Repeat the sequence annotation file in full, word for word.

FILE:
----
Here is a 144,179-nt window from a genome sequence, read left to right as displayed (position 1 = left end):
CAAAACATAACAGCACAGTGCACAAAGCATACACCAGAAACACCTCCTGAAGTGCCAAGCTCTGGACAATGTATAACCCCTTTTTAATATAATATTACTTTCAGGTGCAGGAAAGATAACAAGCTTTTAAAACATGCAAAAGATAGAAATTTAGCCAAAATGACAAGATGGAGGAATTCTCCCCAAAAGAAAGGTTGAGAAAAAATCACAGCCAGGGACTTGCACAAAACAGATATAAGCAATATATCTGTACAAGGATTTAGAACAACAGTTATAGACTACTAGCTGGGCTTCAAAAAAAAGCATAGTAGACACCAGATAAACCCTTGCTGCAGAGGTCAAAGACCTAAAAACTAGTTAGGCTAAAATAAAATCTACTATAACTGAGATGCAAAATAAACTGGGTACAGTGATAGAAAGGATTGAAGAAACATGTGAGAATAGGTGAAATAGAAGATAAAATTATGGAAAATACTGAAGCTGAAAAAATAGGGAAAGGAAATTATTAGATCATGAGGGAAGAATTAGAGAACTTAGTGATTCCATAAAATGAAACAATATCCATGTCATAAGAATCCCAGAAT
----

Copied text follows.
Here is a 144,179-nt window from a genome sequence, read left to right as displayed (position 1 = left end):
CAAAACATAACAGCACAGTGCACAAAGCATACACCAGAAACACCTCCTGAAGTGCCAAGCTCTGGACAATGTATAACCCCTTTTTAATATAATATTACTTTCAGGTGCAGGAAAGATAACAAGCTTTTAAAACATGCAAAAGATAGAAATTTAGCCAAAATGACAAGATGGAGGAATTCTCCCCAAAAGAAAGGTTGAGAAAAAATCACAGCCAGGGACTTGCACAAAACAGATATAAGCAATATATCTGTACAAGGATTTAGAACAACAGTTATAGACTACTAGCTGGGCTTCAAAAAAAAGCATAGTAGACACCAGATAAACCCTTGCTGCAGAGGTCAAAGACCTAAAAACTAGTTAGGCTAAAATAAAATCTACTATAACTGAGATGCAAAATAAACTGGGTACAGTGATAGAAAGGATTGAAGAAACATGTGAGAATAGGTGAAATAGAAGATAAAATTATGGAAAATACTGAAGCTGAAAAAATAGGGAAAGGAAATTATTAGATCATGAGGGAAGAATTAGAGAACTTAGTGATTCCATAAAATGAAACAATATCCATGTCATAAGAATCCCAGAAT